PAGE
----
Generator issue: exceptions while initializing arguments

Brendan Eich brendan at mozilla.com
Wed Sep 12 04:47:51 PDT 2012


Kevin Smith wrote:
>
>     function f(x) {
>         console.log(x);
>         if (truthy()) {
>           with ({x: 'ha ha'}) {
>             var x = 'ho ho';
>             console.log(x);
>           }
>         }
>         function x(){}
>             console.log(x);
>
>       }
>
>     In these cases there is information flowing right to left, even
>     across unbalanced left brace!
>
>
> You're not seriously arguing for how new things should work based on 
> "with" and "arguments" are you?  : )

No arguments object usage here, and takea way the 'with' and you still 
have hoisting to contend with, even across a (non-body) left brace if 
the var is nested.

My point is serious, in that we are not bound to follow C, C++, or Java 
and try to separate formal parameter scope, default parameter 
initialization, or other observables from those languages, just because 
of that left curly brace at the start of a function body.

>
>     This is JS. We can't change it. Are default parameters really the
>     place to make a new last stand for something different?
>
>
> Maybe not.  It may not be worthwhile to try and maintain the "curly 
> law" here, but just as a thought experiment:
>
>     function g() { return "outer"; }
>     function f(a = g()) { return a; function g() { return "inner"; } }

Function hoisting is what it is, so putting nested function g's 
declaration after the return statement shouldn't be relevant to us in 
this discussion. You could as well have put it before the return. Just 
sayin' ;-).

>     console.log(f());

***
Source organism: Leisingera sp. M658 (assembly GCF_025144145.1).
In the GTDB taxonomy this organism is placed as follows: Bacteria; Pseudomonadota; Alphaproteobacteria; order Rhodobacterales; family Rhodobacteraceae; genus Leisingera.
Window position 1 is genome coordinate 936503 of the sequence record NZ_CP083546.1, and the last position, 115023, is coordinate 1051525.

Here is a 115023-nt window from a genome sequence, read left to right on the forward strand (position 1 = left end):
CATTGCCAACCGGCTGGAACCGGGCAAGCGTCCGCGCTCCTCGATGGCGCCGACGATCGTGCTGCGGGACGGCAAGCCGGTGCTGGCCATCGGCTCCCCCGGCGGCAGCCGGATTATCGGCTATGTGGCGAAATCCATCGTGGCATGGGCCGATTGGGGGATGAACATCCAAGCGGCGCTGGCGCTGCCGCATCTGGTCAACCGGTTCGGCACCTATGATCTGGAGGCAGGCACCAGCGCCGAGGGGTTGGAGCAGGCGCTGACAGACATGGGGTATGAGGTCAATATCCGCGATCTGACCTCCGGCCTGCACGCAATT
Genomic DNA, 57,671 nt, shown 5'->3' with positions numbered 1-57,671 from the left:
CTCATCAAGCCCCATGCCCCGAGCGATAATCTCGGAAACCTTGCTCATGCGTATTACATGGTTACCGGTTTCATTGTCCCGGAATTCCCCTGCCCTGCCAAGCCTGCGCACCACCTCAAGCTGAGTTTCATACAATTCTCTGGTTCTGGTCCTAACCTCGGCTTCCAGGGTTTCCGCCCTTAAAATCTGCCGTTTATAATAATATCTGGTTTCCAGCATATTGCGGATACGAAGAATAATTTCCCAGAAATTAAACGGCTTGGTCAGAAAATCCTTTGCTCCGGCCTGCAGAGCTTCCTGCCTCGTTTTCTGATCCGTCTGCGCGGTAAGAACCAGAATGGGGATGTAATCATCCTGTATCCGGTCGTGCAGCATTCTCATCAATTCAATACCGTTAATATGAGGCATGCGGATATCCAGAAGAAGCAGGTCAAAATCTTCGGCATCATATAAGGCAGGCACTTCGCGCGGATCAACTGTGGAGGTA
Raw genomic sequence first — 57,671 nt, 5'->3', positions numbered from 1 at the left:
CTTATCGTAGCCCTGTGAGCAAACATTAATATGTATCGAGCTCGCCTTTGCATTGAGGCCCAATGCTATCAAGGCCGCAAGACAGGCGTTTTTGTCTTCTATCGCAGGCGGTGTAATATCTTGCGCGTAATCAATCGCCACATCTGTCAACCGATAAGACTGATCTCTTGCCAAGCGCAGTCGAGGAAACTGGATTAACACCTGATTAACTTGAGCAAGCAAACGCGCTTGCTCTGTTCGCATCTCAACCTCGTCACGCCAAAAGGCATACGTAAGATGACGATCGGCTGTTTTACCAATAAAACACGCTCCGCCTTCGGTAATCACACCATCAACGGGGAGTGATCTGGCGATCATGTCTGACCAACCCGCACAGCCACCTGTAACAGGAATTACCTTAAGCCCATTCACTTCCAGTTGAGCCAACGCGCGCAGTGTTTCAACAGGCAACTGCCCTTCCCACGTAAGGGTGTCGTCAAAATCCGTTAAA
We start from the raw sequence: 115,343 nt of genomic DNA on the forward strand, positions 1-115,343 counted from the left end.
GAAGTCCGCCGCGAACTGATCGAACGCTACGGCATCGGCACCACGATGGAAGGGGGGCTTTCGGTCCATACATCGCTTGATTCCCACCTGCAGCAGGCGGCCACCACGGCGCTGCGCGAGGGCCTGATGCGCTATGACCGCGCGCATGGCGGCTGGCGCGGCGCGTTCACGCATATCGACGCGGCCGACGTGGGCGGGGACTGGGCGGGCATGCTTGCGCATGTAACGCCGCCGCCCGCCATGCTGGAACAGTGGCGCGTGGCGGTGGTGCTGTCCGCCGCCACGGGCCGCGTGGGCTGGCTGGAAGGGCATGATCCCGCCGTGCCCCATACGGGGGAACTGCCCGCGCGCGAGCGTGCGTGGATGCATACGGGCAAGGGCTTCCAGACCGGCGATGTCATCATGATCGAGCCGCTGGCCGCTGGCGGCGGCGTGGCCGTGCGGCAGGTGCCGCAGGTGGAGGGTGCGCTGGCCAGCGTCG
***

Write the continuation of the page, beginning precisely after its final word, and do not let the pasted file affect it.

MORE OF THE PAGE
>
> What should we see logged?  If we're inclined to think that curlies 
> should define scope boundaries, then we might answer "outer".  In 
> order to make that happen, we'd need to introduce a new scope in 
> between f's declaration and f's body:
>
>     {0: g, f {1: a } {2: a, g } }
>
> where 0 is the outer scope, 1 is the scope of parameter default 
> expressions, and 2 is the function body scope.  This model isn't 
> conceptually clean either though, because we have weird "copy-like" 
> semantics as parameter values "teleport" from scope 1 to scope 2.  Meh.

Yup.

> If both scoping semantics (Jason's "top of function body" and the one 
> above) are awkward for different reasons, then maybe there's a better 
> way to approach default values.
>
> A while ago existential and default operators were discussed, but I 
> didn't pay much attention.  If we have a default operator, then we 
> could cut default parameter values altogether:
>
>     function f(a = g()) {
>       return a;
>       function g() {}
>     }
>
>     // is the same as:
>
>     function f(a) {
>       a SOME_DEFAULT_OPERATOR g;
>       return a;
>       function g() {}
>     }
>
> It's not quite as pretty as parameter defaults, but it doesn't suffer 
> from the scope awkwardness, either.

We don't have default operators in ES6 but we do have default 
parameters, which address the most frequently seen use-case. Flipping it 
around at this point is bad for two reasons:

* we have to escalate default operator out of strawman and undo the 
default parameter work;

* more significant: we have less user testing and frequent-use-case 
evidence in favor of the default operator approach;

* the default operator approach is verbose, restating the parameter name 
on the LHS.

>  As an added bonus the loc1 vs. loc2 issue that started the thread 
> basically goes away.

No, I think not -- that was about the implicit yield in generators, and 
a red herring, I think. The real issue is the scope of default 
parameters, as you say.

/be


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